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2335Re: [AZ] question:lichens

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  • S. M. Henning
    Apr 1, 2005
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      "JOT" <JimPatsy@...> wrote:

      >lats spring i purchsed a product to use in my vegetable garden and
      >in reading the label i found it could be use to control lichens.
      >the product "kop-r- spray" by "lilly miller".it contains 8% metallic copper.
      >'i tried it and am pleased with the results.( requires several treatments.)
      >i don't have a photo of before but the first attmt is a couple of
      >limbs of the plant i treated.the sec photo is of the plant i plan to
      >treat this spring and will follow up with an after photo this fall.

      Why would anyone want to control lichens (Lichenes)? They are
      harmless. They derive their nourishment from the air, and generate
      by means of spores. A favorite theory of lichens (called after its
      inventor the Schwendener hypothesis), is that they are not autonomous
      plants, but that they consist of ascigerous fungi which grow
      symbiotically with algae. New Zealanders love wooden garden
      furniture that looks bleached and is covered with lichens. Lichens
      are almost as attractive as Spanish moss and just as harmless.
      Epiphytes are not parasites. They are pioneer plants that help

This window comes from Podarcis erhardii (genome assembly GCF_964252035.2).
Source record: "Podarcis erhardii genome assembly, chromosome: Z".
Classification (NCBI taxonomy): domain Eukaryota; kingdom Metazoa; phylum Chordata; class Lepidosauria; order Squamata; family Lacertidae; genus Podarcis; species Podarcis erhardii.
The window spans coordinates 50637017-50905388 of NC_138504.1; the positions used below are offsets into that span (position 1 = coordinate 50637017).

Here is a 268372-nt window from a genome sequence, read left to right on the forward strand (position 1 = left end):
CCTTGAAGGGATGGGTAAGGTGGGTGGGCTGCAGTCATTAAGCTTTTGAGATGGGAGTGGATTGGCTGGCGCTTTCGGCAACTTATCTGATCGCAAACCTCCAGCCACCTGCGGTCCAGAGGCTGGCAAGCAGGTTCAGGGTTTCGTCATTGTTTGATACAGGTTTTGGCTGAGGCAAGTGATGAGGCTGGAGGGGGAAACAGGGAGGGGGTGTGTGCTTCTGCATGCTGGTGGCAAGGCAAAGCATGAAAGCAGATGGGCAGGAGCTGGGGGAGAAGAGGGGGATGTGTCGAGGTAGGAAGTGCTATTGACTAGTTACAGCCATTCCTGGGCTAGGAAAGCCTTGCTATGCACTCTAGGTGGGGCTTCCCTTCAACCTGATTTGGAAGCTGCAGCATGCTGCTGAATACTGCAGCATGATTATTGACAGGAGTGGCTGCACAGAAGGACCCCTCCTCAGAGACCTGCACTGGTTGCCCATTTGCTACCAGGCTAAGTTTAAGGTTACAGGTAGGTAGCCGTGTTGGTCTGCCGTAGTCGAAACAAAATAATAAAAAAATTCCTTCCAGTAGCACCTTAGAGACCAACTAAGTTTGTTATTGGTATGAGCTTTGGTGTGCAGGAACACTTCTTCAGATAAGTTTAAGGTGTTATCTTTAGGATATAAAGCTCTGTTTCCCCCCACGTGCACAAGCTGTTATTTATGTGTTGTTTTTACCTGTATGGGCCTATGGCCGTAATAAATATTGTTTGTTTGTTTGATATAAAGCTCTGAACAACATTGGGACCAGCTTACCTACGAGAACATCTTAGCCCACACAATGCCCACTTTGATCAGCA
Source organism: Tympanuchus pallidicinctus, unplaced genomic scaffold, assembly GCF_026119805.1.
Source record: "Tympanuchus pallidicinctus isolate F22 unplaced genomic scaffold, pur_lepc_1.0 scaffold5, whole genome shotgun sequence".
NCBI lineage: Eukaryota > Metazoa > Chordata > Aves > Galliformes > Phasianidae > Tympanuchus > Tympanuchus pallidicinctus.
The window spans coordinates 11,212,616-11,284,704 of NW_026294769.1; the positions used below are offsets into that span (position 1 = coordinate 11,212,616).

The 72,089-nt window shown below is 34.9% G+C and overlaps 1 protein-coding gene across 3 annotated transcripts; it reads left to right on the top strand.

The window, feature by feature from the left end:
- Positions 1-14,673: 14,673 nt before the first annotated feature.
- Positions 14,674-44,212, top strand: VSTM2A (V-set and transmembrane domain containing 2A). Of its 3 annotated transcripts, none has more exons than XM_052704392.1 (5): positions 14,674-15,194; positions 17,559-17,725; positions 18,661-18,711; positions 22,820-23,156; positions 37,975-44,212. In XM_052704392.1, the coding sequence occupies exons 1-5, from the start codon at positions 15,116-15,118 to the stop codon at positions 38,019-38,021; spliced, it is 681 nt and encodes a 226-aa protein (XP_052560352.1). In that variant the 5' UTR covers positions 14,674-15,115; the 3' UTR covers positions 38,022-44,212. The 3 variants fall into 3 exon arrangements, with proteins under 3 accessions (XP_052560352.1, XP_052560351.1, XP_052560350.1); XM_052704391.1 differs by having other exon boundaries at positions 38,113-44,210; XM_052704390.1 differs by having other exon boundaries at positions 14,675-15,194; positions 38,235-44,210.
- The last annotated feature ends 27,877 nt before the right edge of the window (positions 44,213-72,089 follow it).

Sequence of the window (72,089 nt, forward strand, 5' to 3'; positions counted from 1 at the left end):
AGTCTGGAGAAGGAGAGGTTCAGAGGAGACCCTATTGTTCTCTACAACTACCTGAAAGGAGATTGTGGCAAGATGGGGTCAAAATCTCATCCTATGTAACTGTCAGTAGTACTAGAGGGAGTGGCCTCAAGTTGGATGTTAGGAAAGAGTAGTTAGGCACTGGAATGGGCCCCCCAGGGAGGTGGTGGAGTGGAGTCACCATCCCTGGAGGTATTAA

recover severely damaged areas.

      Jerral Johnson of the Texas extension service published the following:
      "The effect of lichens on a tree are only slightly detrimental. The
      plants are epiphytes. That is they derive their nutrients from the
      air and not from the plant on which they are growing. Although they
      are not parasitized, literature reports suggest that lichens do have
      a slight negative effect. The main concern is that lichens give a
      tree an unkept appearance. Presence of lichens also is a good
      indicator of a thin tree canopy. This often leads homeowners to
      conclude that lichens are the cause and not the effect of thin
      foliage. The best control for lichens is maintain the tree in good
      condition. This will insure a dense canopy which will shade the limbs
      and reduce photosynthesis. Without photosynthesis, lichens are not
      able to manufacture food needed for growth and development.

      Copper containing fungicides are suggested as possible controls for
      lichens. Applications of Kocide DF for the control of ball moss, have
      been observed to control lichens for a short period of time.
      Currently copper fungicides are not approved for lichen control.
      Because of their limited affect on a plant, chemical control is not
      suggested."
      --
      Cheers, Steve Henning in Reading, PA USA Zone 6

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